GDP is the most important variable in the quota formula as it is the most robust measure of relative economic weight and stake in the global economy. Furthermore, the most appropriate way to measure the real size of an economy is in terms of purchasing power parity. It is therefore important that the weight of the blended GDP variable should be substantially increased in the formula through a simple formula with GDP blend as the predominant variable and with a higher share of GDP-PPP.
Adequacy of IMF Resources
At the Los Cabos summit of the G 20, leaders agreed to the proposal of the Managing Director for augmenting IMF resources. Several countries, including India, have announced their contributions. We welcome the recent judicial ratification of the European Stability Mechanism (ESM) and efforts by the EU to raise the size of its firewall and we continue to expect that EU/ ECB efforts should play the primary role with IMF assistance underpinning the EU’s action. Largely any IMF assistance should play a catalytic role in order to provide confidence to investors and the amounts of the assistance required should inevitably require a fair burden sharing arrangement between the IMF, the EU and the country concerned, with full protection to the IMF as secured creditor.
We would once again stress that financial contributions made are voluntary in nature; these should not in any way be linked with future voice or governance reform. These contributions need to retain their temporary character; they should not be looked upon as a substitute to quota resources. At the same time it is important that innocent bystanders affected by the crisis, particularly low income countries, are adequately protected and there should be sufficient resources available for them.
Developments in the Constituency
I now turn to developments in my constituency.
The Bangladesh economy has been one of the few economies in the world that posted more than 6 per cent growth in the recent past. The key drivers of this remarkable performance were the policy support for reducing supply bottlenecks in power, energy and infrastructure, sustained growth in agriculture and an improved performance in the manufacturing sector. Notable progress has also been made in improving various socioeconomic indicators including infant, child, and maternal mortality, gender equality and women empowerment, access to safe drinking water and sanitation. As regards recent macroeconomic situation, pressures that emerged in the latter part of FY11, eased in FY12 and this situation still persists. Restrained monetary policy supported by moderate fiscal consolidation has had a positive impact. On the fiscal front, revenue mobilization has demonstrated spectacular performance, posting about 20 per cent growth in FY12. The CPI inflation rate moderated to 7.93 per cent in August 2012 from the double digit level of March 2012. The exchange rate remained stable. Remittance growth picked up after currency depreciation in FY12 and also due to the robust outflow of new migrants. On the other hand, export and import growth rates slowed down following a record increase in FY11 primarily due to ongoing financial and economic strains experienced by major trading partners, particularly the EU countries. In effect, the positive current account balances coupled with stable capital and financial accounts led to a sizeable increase in foreign exchange reserves in recent months. The release of the first tranche of concessional financial support from the IMF under the Extended Credit Facility program also contributed towards raising foreign exchange reserves, which now stand over USD 11 billion. In addition, policy adjustments and reforms under the ECF program have had a useful impact on the balance of payments (BoP) position and the overall macroeconomic situation.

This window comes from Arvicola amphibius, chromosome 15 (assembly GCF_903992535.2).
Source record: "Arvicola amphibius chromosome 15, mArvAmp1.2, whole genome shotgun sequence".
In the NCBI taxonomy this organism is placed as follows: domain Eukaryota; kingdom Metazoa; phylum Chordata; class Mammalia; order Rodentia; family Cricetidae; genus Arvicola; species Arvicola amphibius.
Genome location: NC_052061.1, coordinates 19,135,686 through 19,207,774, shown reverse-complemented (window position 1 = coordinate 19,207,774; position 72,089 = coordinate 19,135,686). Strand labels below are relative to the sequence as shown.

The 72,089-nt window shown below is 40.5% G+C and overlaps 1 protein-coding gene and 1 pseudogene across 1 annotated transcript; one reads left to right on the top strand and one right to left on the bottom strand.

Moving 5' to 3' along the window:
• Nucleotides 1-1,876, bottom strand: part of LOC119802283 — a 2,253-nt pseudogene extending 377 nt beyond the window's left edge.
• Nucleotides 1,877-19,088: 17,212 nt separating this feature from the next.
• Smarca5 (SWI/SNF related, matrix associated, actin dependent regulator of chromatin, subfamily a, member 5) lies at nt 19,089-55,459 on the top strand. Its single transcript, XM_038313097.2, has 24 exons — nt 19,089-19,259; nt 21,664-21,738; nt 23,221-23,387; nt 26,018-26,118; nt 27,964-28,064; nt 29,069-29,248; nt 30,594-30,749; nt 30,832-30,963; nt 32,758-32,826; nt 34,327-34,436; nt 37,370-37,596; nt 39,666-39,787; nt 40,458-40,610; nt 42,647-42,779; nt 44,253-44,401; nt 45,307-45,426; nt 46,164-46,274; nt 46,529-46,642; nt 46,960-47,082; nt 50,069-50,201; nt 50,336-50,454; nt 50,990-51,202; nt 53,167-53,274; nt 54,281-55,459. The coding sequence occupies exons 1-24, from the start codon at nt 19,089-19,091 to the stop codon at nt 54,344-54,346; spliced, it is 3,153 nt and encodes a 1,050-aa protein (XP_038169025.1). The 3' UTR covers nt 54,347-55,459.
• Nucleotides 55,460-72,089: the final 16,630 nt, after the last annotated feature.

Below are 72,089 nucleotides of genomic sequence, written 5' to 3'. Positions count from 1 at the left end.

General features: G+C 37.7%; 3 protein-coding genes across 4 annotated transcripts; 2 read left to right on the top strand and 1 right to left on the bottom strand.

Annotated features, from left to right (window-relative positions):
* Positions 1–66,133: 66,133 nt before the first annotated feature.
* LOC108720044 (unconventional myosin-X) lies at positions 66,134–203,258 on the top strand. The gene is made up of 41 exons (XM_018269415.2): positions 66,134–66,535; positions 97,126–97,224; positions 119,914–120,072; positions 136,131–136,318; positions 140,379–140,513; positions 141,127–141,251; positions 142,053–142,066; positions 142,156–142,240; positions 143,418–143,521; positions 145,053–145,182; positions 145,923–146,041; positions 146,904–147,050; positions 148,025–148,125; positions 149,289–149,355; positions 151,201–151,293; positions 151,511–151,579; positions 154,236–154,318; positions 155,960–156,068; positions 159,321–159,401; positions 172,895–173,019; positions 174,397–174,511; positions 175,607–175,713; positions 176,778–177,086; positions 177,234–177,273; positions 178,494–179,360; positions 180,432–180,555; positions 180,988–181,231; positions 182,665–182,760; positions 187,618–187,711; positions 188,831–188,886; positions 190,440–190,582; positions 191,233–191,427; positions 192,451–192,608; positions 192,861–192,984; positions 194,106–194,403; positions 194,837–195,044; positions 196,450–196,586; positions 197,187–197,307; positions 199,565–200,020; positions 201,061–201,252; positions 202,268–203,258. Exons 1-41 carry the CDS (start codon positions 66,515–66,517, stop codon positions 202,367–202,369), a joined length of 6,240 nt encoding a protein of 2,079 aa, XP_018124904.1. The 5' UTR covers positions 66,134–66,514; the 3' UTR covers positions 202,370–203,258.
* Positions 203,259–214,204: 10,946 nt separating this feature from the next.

Real GDP increased by 11.8 per cent in 2010 benefiting from ongoing construction works on new hydropower projects. Medium-term growth prospects remain robust on the back of hydroelectric and construction activities. Bhutanese authorities expect real GDP growth to average 10.6 per cent till 2013/14. Inflationary pressures persisted during 2012; Consumer Price Inflation (y-o-y) increased to 13.5 per cent in 2012:Q2 from 8.3 per cent a year ago, reflecting both higher food and non-food inflation. To address structural liquidity deficit, the Royal Monetary Authority of Bhutan (RMA) reduced the cash reserve ratio (CRR) from 17 per cent in March 2012 to 5 per cent by June 2012 in two stages. To improve monetary transmission, the RMA introduced “RMA Short Term Liquidity Adjustment Window Facility” (RSTLAW) to provide short-term liquidity to deficient banks, while encouraging inter-bank market operations among financial institutions; the RMA also introduced a base rate system for banks effective September 2012. Current account deficit widened sharply to 25.7 per cent of GDP in 2010/11, largely reflecting imports relating to hydroelectric sector equipment. Overall balance of payments, nonetheless, remained in surplus reflecting buoyant capital grants and other capital flows. Fiscal deficit moved from a surplus of 1.8 per cent of GDP in 2009-10 to a deficit of 2.3 per cent in 2010-11.